SMA: Army needs female NCOs to transfer to combat arms MOSs

By Meghan Portillo

NCO Journal

Oct. 5, 2016

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SMA: Army needs female NCOs to transfer to combat arms MOSs

Sgt. Maj. of the Army Daniel A. Dailey has asked female NCOs to consider transferring into combat arms military occupational specialties.

More than 100 women have volunteered to join the ranks as combat arms Soldiers, but these Soldiers also need female leaders. Dailey said he hopes female NCOs will answer the call and rise to the challenge.

"These young women have demonstrated the drive and desire to take on some of the most challenging assignments the Army offers," Dailey wrote in a memo to the force Aug. 1. "As young Soldiers do, they will look for leadership and mentorship from their superiors. Unfortunately, we have not had a sufficient number of serving female Soldiers and NCOs volunteer to transfer into these mentorship and leadership roles."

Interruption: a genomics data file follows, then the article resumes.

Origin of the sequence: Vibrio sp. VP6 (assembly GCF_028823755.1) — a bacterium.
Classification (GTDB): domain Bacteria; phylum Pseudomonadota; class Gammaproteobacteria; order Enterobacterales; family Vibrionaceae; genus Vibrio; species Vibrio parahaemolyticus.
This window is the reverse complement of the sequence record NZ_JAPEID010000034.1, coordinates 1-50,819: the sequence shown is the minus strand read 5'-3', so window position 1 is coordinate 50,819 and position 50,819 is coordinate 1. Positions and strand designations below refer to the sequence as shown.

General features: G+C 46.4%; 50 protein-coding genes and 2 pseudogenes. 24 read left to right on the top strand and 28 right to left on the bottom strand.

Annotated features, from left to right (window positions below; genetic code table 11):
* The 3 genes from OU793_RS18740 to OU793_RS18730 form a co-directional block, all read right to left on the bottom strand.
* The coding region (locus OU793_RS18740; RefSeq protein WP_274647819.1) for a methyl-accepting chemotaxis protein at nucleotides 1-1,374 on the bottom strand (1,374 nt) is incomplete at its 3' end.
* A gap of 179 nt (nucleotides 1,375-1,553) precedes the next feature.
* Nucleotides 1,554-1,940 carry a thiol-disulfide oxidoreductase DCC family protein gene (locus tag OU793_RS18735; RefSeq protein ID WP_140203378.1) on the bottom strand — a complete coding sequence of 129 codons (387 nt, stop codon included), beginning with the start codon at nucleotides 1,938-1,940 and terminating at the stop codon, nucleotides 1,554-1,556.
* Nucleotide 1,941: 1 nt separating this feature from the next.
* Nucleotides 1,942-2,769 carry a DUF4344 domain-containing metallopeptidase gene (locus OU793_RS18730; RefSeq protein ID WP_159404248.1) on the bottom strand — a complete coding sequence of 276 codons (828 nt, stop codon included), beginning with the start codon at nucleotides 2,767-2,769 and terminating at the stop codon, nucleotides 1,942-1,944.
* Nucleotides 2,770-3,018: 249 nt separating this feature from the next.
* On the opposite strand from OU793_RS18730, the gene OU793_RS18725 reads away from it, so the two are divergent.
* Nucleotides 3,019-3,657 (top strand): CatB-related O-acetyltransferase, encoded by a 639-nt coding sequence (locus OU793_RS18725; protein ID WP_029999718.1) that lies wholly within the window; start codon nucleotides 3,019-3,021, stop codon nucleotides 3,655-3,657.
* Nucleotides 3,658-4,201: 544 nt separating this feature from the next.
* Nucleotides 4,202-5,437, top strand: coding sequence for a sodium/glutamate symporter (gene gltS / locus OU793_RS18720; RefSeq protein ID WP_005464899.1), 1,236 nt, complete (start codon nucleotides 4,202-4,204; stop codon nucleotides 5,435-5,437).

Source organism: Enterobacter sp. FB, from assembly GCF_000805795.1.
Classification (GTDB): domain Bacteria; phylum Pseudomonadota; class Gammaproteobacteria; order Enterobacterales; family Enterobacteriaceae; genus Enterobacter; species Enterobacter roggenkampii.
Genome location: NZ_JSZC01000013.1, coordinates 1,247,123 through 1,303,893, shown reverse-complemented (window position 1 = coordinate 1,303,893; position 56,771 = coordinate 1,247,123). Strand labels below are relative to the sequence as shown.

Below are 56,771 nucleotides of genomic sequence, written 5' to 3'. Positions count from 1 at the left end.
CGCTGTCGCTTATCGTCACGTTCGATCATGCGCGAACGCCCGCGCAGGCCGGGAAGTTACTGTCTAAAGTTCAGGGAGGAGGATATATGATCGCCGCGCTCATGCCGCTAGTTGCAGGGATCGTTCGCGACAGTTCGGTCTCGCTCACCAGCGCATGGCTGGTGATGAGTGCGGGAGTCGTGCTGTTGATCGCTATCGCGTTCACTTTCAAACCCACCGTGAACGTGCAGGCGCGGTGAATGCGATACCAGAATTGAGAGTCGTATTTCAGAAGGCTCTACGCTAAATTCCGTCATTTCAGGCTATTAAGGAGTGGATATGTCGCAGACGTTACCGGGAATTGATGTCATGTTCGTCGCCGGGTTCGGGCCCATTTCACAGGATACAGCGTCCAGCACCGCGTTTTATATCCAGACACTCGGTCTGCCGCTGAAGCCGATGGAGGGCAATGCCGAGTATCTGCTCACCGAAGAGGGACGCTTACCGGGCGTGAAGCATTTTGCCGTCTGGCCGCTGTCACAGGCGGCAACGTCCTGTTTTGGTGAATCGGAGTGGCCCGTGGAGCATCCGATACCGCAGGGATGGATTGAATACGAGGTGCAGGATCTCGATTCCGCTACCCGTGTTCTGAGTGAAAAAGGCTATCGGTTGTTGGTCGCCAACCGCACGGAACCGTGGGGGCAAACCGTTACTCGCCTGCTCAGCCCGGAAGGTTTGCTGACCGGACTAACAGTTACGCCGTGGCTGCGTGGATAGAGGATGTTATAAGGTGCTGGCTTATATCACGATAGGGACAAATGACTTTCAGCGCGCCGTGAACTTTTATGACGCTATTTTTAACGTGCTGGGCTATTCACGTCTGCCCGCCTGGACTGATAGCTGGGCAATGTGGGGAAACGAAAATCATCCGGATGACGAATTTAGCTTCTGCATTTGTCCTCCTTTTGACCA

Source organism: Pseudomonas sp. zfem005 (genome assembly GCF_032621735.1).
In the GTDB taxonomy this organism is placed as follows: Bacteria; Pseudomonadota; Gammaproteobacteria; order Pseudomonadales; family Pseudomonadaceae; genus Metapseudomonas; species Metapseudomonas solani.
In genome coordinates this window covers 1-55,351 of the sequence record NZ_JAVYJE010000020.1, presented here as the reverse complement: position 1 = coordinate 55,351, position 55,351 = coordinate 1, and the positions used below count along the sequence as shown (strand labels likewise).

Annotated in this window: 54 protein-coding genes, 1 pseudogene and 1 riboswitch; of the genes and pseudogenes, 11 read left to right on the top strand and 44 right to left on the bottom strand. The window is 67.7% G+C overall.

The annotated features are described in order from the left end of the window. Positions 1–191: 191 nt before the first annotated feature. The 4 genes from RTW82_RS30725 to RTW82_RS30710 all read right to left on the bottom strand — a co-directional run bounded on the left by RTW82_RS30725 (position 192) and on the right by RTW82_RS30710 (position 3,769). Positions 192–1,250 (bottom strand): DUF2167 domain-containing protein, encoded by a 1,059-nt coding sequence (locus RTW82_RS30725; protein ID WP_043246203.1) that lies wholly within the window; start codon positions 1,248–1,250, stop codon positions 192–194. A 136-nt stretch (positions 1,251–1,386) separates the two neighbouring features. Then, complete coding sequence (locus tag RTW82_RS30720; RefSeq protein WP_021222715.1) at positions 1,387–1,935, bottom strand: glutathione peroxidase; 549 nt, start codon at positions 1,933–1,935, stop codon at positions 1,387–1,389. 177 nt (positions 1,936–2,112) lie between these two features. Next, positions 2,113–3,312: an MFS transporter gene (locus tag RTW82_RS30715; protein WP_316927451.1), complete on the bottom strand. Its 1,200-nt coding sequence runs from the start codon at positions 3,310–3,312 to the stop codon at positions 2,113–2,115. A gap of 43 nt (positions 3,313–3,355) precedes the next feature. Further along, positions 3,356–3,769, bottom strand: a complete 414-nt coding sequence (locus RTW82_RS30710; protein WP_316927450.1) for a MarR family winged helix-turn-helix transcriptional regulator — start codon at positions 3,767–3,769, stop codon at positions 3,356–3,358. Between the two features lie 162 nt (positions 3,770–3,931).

In April, the Department of Defense opened the remaining combat-arms MOSs to women, including all positions in 19-series armor and 11-series infantry. Dailey said he personally supports the move to remove all gender-based restrictions, and is glad to see anyone who is qualified, male or female, serve the Army in any capacity.

As it has done in the past when integrating women into an MOS, the Army is taking a "leaders first" approach. Placing female leaders in those MOSs before integrating new Soldiers has been made a priority, but finding those leaders has been a challenge. Dailey is asking more female NCOs to make the change to combat arms because there are still not enough female mentors for the new recruits.

"We need leaders to help shape the next generation of combat Soldiers," Dailey said. "I know we already have female Soldiers with the drive and ability to be successful in ground combat arms formations. If you think you have what it takes, I am personally asking you to consider transferring to combat arms."

Dailey noted that it will not be easy. Soldiers are required to pass MOS-specific High Physical Demands Tests, for which men and women are graded on the same scale.

"The standards have and always will be very rigorous," he said. "You will be challenged both mentally and physically. If you are interested in taking on this challenge and leading our Soldiers into the future, please talk to your career counselor today."